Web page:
• Hysteroscopic. If your fibroids are inside the lining of your uterus, your doctor may be able to remove them with this procedure. They will use an instrument called a hysteroscope, which is like a telescope that lets your doctor see the fibroids. It is fitted with a wire loop called a resectoscope, an instrument that lets your doctor remove the fibroids with high-frequency electrical current, which cuts them loose.
    You may get general anesthesia for this procedure. You’ll probably be able to go home after a few hours of recovery. Complications are rare, but whether or not it works for you will depend on the type of fibroids you have, how big they are, and how many you have.
  • Laparoscopic. During this procedure, your surgeon makes small cuts in your abdomen that let them use tools to remove the fibroids.

This surgery removes your uterus. It may be the best option if your fibroids are large, you have very heavy periods, or if you know you don’t want children in the future.

The kind of hysterectomy you get depends on the size of your fibroids. If they’re small, your doctor might be able to do the surgery through your vagina. But if they’re large, they might need to cut open your abdomen.

In other cases, your doctor might be able to use a laparoscope. Some women have their cervix and ovaries removed during hysterectomy. Others keep their ovaries. If yours have to be removed, you’ll go through menopause. Talk about this with your doctor in advance so you know what to expect.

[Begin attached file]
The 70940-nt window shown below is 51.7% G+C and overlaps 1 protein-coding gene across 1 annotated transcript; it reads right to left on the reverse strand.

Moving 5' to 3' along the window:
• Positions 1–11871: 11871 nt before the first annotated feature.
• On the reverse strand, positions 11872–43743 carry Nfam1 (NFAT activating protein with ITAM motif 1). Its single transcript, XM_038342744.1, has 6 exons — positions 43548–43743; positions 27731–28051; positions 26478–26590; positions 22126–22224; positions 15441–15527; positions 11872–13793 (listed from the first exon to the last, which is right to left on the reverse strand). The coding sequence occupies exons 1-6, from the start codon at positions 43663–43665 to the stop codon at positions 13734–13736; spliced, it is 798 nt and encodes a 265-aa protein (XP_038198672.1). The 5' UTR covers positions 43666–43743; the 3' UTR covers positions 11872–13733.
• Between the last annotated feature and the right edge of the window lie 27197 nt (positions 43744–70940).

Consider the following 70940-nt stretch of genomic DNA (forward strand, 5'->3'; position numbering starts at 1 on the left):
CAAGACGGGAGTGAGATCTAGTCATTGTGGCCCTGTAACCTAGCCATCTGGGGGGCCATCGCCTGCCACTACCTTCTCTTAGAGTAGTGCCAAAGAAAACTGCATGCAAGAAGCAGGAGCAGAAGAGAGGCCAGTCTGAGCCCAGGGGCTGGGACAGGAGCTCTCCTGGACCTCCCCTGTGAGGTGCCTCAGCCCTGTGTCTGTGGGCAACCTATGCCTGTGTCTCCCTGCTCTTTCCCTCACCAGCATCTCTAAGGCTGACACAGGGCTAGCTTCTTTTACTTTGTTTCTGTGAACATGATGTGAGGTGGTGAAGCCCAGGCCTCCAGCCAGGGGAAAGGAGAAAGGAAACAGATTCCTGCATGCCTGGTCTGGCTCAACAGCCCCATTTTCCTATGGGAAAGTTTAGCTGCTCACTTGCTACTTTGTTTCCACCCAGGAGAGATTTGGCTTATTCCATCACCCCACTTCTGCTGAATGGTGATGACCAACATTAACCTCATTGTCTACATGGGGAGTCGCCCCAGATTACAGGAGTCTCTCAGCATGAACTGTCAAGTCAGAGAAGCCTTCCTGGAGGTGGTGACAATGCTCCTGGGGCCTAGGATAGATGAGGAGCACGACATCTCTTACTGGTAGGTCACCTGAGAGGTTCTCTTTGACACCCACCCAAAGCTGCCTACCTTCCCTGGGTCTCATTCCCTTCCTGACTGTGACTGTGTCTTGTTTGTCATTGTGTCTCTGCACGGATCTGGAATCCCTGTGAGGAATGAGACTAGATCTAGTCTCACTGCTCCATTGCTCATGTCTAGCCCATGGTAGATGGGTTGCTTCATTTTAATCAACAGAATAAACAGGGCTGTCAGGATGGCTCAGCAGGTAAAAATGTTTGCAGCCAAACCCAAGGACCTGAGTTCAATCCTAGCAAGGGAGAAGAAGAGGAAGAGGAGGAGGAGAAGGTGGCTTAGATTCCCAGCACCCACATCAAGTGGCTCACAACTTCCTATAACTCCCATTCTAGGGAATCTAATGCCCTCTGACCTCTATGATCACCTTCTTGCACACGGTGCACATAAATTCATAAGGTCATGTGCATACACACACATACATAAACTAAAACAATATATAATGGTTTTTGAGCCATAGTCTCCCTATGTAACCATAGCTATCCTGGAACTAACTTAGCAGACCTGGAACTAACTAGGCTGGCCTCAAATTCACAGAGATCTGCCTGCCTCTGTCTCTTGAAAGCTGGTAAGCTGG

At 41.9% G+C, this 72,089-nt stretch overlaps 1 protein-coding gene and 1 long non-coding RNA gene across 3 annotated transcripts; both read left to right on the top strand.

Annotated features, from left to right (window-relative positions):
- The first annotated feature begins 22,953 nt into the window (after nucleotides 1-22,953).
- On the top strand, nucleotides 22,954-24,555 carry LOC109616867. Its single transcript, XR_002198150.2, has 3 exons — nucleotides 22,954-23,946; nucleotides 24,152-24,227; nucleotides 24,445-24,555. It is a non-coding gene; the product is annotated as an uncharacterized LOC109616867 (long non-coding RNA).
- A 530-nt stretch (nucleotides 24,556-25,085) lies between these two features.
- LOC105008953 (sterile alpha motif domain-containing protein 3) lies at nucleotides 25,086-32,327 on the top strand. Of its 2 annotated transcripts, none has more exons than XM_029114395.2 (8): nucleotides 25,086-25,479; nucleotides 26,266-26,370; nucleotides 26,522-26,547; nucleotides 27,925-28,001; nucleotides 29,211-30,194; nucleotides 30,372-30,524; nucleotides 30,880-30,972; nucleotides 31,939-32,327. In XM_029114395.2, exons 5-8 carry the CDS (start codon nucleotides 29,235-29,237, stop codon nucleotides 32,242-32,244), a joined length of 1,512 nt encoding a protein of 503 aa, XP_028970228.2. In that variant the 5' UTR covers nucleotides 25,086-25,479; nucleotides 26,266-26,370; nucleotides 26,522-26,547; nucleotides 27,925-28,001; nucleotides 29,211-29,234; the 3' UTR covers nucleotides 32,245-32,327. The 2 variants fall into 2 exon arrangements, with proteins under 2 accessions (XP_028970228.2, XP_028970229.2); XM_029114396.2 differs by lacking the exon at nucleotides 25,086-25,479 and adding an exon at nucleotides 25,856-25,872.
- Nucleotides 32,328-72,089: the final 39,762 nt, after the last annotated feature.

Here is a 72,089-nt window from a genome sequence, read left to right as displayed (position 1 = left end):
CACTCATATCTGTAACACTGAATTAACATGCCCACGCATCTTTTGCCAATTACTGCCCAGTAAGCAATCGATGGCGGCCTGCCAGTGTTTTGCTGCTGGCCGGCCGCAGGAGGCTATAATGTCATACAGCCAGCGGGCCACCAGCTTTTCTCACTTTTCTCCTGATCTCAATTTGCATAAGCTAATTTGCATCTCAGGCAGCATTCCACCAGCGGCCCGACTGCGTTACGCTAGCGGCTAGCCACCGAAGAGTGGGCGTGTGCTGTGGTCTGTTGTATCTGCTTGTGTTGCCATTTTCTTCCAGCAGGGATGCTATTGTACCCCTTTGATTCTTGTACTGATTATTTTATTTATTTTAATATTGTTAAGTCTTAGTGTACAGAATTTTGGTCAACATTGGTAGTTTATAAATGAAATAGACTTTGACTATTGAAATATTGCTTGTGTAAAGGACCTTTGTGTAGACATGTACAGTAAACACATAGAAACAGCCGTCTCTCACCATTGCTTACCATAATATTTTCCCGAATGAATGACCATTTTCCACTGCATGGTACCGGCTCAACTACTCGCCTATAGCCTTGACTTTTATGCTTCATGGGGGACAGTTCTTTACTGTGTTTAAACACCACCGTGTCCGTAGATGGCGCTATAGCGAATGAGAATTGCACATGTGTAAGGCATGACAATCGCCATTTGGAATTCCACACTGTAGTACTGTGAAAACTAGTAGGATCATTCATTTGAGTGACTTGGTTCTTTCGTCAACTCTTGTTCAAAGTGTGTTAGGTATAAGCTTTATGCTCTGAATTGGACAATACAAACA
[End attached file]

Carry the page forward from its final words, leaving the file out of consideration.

Hysterectomy is a major surgery. You’ll need at least a few weeks to recover. But recovery can take up to 6 to 8 weeks if your surgery is done through a larger incision in your belly.

Show Sources

SOURCES: “Uterine fibroids fact sheet.”

Mayo Clinic: “Myomectomy - Risks,” “Uterine Fibroids - Treatment.”

Cleveland Clinic: “Treatments & Procedures -- What is Hysteroscopy?”

American Congress of Obstetricians and Gynecologists: “Uterine Fibroids,” “Laparoscopy.”

New York State Department of Health: “Uterine Fibroids.”

UCSF Medical Center: “Myomectomy.”